is part of the Division of Informa PLC

This site is operated by a business or businesses owned by Informa PLC and all copyright resides with them. Informa PLC's registered office is 5 Howick Place, London SW1P 1WG. Registered in England and Wales. Number 8860726.

  • American Agriculturist
  • Beef Producer
  • Corn and Soybean Digest
  • Dakota Farmer
  • Delta Farm Press
  • Farm Futures
  • Farm Industry news
  • Indiana Prairie Farmer
  • Kansas Farmer
  • Michigan Farmer
  • Missouri Ruralist
  • Nebraska Farmer
  • Ohio Farmer
  • Prairie Farmer
  • Southeast Farm Press
  • Southwest Farm Press
  • The Farmer
  • Wallaces Farmer
  • Western Farm Press
  • Western Farmer Stockman
  • Wisconsin Agriculturist

Much higher production expected in '03

The odds are that U.S. 2003 wheat production will be higher than 2002's 1.62 million bushels. Production will determine if 2003/04 marketing year wheat prices average $3.50 or $3.

Market analysts are predicting total U.S. wheat production will be about 2.35 billion bushels.

The USDA released the 2003 winter wheat production estimate on Jan. 10 after this article was written. Pre-release estimates by market analysts estimated hard red winter production to be about 1 billion bushels, soft red winter wheat about 400 million bushels and white winter wheat to be about 250 million bushels.

Total winter wheat was projected to be 1.65 billion bushels compared to 1.14 billion bushels in 2002.

Market analysts also project spring wheat production to be about 700 million bushels compared to 474 million bushels last year. Total production was projected to be about 2.35 billion bushels compared to 1.62 billion bushels last year.

The above were estimates made by market analysts before USDA's Jan. 10 release. The important numbers to compare are the pre-release estimate of 1.65 billion bushels for winter wheat, USDA's total winter wheat production estimate and the 5-year average winter wheat production of 1.53 billion bushels.

The market has been anticipating higher 2003 wheat production. In mid-October, the Kansas City Board of Trade July '03 wheat contract price was about $3.85. In early January the contract price was $3.35, or about 50 cents lower.

Two things have been happening in the wheat market. Note that while the July '03 contract price was falling 50 cents, the KCBT March contract price fell from about $4.70 to $3.60. The price decline in the July '03 contract was due to increased planted acres and higher 2003 production expectations.

The KCBT March contract price and cash price declines are due to lower export demand and higher 2003 wheat production expectations.

USDA's wheat export estimates indicate that U.S. wheat export sales are 6 percent lower than last year. Total 2002/03 marketing year exports are projected to be 950 million bushels compared to 960 million bushels last year and a five-year average of 1 billion bushels.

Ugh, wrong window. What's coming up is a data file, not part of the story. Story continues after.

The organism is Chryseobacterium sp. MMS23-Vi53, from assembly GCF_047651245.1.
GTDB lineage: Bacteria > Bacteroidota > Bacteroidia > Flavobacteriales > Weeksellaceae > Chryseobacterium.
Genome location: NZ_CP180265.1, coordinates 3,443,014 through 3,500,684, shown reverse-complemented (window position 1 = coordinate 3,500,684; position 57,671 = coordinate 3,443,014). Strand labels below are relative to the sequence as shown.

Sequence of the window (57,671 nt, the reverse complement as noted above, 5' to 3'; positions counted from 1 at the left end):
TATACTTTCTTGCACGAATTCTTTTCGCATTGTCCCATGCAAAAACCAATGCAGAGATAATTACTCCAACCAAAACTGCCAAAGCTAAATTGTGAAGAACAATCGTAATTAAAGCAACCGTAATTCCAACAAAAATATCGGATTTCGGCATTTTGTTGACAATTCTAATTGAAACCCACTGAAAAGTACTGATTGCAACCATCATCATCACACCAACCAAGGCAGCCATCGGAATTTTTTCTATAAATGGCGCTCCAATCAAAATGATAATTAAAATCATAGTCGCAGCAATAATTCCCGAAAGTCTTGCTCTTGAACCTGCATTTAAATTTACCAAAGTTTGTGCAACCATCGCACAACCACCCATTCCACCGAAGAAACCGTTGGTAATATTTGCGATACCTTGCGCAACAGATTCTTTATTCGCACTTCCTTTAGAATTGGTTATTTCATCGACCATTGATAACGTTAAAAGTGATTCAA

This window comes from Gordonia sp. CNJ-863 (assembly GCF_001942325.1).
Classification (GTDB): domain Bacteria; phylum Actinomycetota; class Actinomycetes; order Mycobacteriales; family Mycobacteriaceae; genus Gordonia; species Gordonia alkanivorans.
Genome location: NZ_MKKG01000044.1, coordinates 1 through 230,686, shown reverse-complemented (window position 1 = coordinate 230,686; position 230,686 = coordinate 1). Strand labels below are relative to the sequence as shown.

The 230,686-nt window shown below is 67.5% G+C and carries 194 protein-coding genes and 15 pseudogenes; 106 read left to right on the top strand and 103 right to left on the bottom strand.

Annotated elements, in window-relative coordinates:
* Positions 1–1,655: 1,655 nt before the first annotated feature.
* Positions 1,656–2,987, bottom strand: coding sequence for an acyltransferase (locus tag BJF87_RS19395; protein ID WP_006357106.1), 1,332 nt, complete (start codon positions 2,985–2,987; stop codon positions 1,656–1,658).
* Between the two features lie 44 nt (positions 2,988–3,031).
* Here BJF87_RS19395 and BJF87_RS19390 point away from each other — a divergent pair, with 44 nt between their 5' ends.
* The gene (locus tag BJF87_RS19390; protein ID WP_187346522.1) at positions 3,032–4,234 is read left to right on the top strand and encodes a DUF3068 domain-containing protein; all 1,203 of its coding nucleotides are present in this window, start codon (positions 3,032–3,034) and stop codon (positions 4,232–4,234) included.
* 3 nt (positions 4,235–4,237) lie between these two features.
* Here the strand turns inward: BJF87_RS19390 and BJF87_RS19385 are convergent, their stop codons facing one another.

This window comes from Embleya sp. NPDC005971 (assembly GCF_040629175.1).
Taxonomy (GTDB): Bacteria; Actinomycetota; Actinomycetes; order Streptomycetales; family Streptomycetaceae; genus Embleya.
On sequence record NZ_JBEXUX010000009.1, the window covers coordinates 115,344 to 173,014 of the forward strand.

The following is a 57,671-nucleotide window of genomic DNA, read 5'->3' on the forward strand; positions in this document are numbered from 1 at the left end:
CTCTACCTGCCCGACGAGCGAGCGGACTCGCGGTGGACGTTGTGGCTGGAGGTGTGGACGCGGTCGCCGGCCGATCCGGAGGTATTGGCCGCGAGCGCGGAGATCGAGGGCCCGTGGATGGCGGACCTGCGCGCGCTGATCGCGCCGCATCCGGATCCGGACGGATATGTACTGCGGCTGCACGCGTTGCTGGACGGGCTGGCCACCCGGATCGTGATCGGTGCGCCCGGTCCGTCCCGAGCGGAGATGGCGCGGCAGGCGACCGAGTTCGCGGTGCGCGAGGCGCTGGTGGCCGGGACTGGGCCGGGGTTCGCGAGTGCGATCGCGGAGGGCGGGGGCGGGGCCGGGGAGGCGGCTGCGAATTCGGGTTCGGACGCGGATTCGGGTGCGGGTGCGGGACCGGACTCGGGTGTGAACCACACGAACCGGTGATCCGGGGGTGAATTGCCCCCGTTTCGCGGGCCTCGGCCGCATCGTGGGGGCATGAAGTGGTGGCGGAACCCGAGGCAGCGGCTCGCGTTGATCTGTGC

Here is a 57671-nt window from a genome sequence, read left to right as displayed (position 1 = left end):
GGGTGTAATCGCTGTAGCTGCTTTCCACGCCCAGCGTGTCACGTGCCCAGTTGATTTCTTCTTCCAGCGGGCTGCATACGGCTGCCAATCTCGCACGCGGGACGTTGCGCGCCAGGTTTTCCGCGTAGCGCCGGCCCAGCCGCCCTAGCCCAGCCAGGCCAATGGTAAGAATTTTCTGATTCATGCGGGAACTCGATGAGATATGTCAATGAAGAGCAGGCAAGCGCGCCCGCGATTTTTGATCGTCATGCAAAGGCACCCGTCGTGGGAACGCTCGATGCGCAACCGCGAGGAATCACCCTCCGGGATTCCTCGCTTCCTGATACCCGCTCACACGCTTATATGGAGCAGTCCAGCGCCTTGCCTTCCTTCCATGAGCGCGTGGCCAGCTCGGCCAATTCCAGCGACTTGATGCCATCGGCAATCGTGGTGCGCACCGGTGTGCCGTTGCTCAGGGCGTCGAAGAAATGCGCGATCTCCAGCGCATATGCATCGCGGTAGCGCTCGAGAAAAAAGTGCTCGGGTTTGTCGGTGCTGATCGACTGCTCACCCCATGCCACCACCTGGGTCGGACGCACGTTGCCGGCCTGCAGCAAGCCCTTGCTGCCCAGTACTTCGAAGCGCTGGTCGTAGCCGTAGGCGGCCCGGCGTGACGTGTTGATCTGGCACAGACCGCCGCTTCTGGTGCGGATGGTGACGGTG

Total U.S. wheat 2002/03 marketing year wheat use is projected to be 2.13 billion bushels compared to 2.16 last year and a five-year average of 2.33 billion bushels. There is little reason to believe that 2003/04 U.S. wheat use will be much higher than during the last two years.

Use of 2.2 billion bushels and production of 2.35 billion bushels during the 2003/04 marketing year would result in a 150 million bushel increase in ending stocks to 500 million bushels. This would be the first increase in ending stocks in four years.

Higher wheat prices have also resulted in increased foreign wheat planted acres and higher production expectations. The result is that world wheat ending stocks are also expected to increase during the 2003/04 marketing year.

The KCBT July wheat contract is projecting central Oklahoma and the Texas Panhandle wheat harvest prices to be about $3 per bushel during harvest. The average government loan rate is $2.80.

A KCBT $3.20 July Put option contract may be bought for about 20 cents per bushel or $1,000 per 5,000 bushel contract. This would establish an expected price floor at $2.75 ($3.30 - $0.35 basis - $0.20 premium).

If prices go below $3.30, the lower cash price will be offset by the loan deficiency payment and the put option contract will also increase in value. Thus, for every cent the price goes below $2.75, there is the potential to gain a penny (LDP offsets lower price and the Put increases in value).

If prices go higher, the 20 cent premium is lost.

Between the lines: U.S. wheat stocks are the lowest since 1972. A lot could happen to lower 2003 U.S. and foreign wheat production expectations. There is more upside price potential gain than downside risk.

Dr. Anderson is an economist at Oklahoma State University in Stillwater. Readers may call 405-744-6082, or e-mail

Hide comments


  • Allowed HTML tags: <em> <strong> <blockquote> <br> <p>

Plain text

  • No HTML tags allowed.
  • Web page addresses and e-mail addresses turn into links automatically.
  • Lines and paragraphs break automatically.